Monsanto Challenges Mexico Glyphosate Ban: IATP Defends Mexico’s Right to Regulate in the Public Interest – Global Research

04-05-21 02:21:00,

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Since the Mexican government published its much-awaited presidential decree on New Year’s Eve to restrict the use of the herbicide glyphosate and genetically modified corn, IATP has actively worked to defend the government against threats from U.S. agribusiness using the revised North American Free Trade Agreement, the U.S.-Mexico-Canada Agreement (USMCA).

I covered the decree and the looming threats in a February article. Now agribusiness interests have filed for an injunction in Mexican courts to stop the government phaseout of glyphosate.

On April 16, IATP joined the National Family Farm Coalition and the Rural Coalition on a letter to U.S. Trade Representative Katherine Tai and U.S. Department of Agriculture Secretary Tom Vilsack calling for respect for Mexico’s right to regulate in the public interest.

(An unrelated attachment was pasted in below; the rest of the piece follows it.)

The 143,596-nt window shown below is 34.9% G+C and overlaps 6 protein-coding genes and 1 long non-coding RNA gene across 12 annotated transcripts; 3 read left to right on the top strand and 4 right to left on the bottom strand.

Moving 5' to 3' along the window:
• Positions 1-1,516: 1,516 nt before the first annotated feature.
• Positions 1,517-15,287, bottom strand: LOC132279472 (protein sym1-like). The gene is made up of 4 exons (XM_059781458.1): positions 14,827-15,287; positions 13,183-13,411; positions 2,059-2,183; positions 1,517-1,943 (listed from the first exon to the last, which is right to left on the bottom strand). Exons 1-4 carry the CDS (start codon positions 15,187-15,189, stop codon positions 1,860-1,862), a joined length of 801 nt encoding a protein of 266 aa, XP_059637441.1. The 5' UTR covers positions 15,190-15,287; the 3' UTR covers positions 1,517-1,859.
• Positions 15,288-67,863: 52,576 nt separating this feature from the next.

“We read with concern the March 22, 2021 letter to you from food and agricultural trade associations raising objections to health, consumer and farmer protections and agricultural policies of the government of Mexico and seeking your intervention,” states the letter. “We urge both USTR and USDA to respect Mexico’s domestic policy choices and refrain from any action to interfere with policies that support healthy food and diets and that advance sustainable and environmentally sound agroecological practices. Mexico is well within its rights to adopt these provisions, as the U.S. would be if it implemented similar policies.”

IATP signed on to a similar letter drafted by Pesticide Action Network, along with 80 other organizations and nearly 7,000 citizens. The IATP and PAN letters support a letter signed by hundreds of Mexican organizations objecting to the agribusiness lobbying effort and calling on the U.S. government to respect Mexico’s sovereignty.

Bayer/Monsanto, Mexican agribusiness seek glyphosate injunction 

The pressure by agribusiness interests continues. Bayer/Monsanto and Mexico’s National Agribusiness Council (CNA) filed for an injunction in Mexico courts to stop the glyphosate regulations. The coalition Sin Maiz No Hay Pais (Without Corn There is No Country) is collecting signatures on a petition opposing the injunction. Please sign on.